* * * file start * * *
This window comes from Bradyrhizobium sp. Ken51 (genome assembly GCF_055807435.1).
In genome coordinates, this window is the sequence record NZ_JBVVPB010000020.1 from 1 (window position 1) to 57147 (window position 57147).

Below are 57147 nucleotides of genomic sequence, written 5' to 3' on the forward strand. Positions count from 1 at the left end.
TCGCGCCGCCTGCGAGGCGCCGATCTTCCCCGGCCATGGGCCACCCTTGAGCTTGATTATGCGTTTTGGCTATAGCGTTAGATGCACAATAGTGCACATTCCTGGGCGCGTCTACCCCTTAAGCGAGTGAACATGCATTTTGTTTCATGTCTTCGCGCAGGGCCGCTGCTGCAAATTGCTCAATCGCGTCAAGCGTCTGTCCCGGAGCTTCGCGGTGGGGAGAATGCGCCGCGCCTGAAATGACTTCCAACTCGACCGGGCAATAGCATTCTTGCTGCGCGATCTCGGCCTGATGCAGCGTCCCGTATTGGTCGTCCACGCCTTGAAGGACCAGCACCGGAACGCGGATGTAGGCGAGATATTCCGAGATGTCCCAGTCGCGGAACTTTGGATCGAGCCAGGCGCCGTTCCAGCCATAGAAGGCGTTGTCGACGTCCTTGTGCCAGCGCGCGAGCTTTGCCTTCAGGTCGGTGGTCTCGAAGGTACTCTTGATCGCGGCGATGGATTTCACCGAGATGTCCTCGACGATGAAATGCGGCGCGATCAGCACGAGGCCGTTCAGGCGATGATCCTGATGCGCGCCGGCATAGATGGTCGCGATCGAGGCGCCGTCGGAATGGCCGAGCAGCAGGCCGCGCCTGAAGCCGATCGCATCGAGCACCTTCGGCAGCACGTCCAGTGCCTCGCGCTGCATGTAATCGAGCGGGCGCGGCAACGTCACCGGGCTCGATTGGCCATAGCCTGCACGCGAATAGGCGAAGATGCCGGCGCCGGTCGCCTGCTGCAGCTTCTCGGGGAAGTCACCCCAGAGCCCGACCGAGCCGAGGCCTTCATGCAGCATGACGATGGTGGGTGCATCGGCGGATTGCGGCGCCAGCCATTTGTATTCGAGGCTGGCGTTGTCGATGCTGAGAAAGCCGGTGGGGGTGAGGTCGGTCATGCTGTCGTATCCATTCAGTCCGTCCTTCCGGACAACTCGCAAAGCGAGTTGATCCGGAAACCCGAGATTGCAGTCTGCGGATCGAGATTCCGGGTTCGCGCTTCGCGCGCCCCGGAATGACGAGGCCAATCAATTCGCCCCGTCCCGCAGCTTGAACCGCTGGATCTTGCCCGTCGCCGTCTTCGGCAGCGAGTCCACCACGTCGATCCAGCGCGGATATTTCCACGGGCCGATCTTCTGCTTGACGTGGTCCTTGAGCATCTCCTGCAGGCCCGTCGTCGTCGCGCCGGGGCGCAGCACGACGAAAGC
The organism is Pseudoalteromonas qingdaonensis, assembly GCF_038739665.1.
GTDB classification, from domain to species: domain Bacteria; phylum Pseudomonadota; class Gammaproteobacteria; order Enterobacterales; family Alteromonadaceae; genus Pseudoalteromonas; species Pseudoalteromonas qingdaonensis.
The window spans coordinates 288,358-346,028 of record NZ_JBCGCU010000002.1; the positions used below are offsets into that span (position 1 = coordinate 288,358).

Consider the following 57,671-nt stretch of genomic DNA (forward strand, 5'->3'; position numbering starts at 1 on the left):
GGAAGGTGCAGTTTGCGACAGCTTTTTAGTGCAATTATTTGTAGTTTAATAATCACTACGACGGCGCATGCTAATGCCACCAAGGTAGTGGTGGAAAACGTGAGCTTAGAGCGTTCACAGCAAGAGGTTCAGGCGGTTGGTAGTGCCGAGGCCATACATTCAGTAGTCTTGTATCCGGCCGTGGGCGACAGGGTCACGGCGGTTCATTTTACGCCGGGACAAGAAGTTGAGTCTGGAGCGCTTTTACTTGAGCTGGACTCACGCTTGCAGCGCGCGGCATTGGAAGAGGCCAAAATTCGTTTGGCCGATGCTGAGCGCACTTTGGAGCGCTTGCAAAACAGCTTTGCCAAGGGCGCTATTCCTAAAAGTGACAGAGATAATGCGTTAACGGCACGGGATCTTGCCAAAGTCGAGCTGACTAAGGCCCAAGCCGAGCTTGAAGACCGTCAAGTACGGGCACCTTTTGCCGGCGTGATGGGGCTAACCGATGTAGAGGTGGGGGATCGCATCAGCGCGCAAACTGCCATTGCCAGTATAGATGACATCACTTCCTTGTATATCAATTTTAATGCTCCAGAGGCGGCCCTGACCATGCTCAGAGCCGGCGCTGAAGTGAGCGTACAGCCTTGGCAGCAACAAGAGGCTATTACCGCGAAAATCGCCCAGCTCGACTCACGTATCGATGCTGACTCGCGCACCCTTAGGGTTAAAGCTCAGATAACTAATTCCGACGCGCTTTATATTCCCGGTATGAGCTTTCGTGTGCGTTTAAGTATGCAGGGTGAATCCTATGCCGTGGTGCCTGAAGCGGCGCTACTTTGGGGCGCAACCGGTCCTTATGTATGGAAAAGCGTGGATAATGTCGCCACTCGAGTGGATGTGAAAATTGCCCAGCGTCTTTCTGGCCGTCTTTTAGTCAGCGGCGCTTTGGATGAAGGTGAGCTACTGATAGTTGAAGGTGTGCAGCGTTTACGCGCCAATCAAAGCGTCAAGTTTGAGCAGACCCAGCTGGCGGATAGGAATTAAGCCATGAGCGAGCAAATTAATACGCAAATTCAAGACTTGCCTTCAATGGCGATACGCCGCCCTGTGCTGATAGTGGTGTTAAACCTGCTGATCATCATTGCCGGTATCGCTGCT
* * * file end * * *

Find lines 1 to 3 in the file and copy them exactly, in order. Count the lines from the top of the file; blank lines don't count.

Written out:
This window comes from Bradyrhizobium sp. Ken51 (genome assembly GCF_055807435.1).
In genome coordinates, this window is the sequence record NZ_JBVVPB010000020.1 from 1 (window position 1) to 57147 (window position 57147).

Below are 57147 nucleotides of genomic sequence, written 5' to 3' on the forward strand. Positions count from 1 at the left end.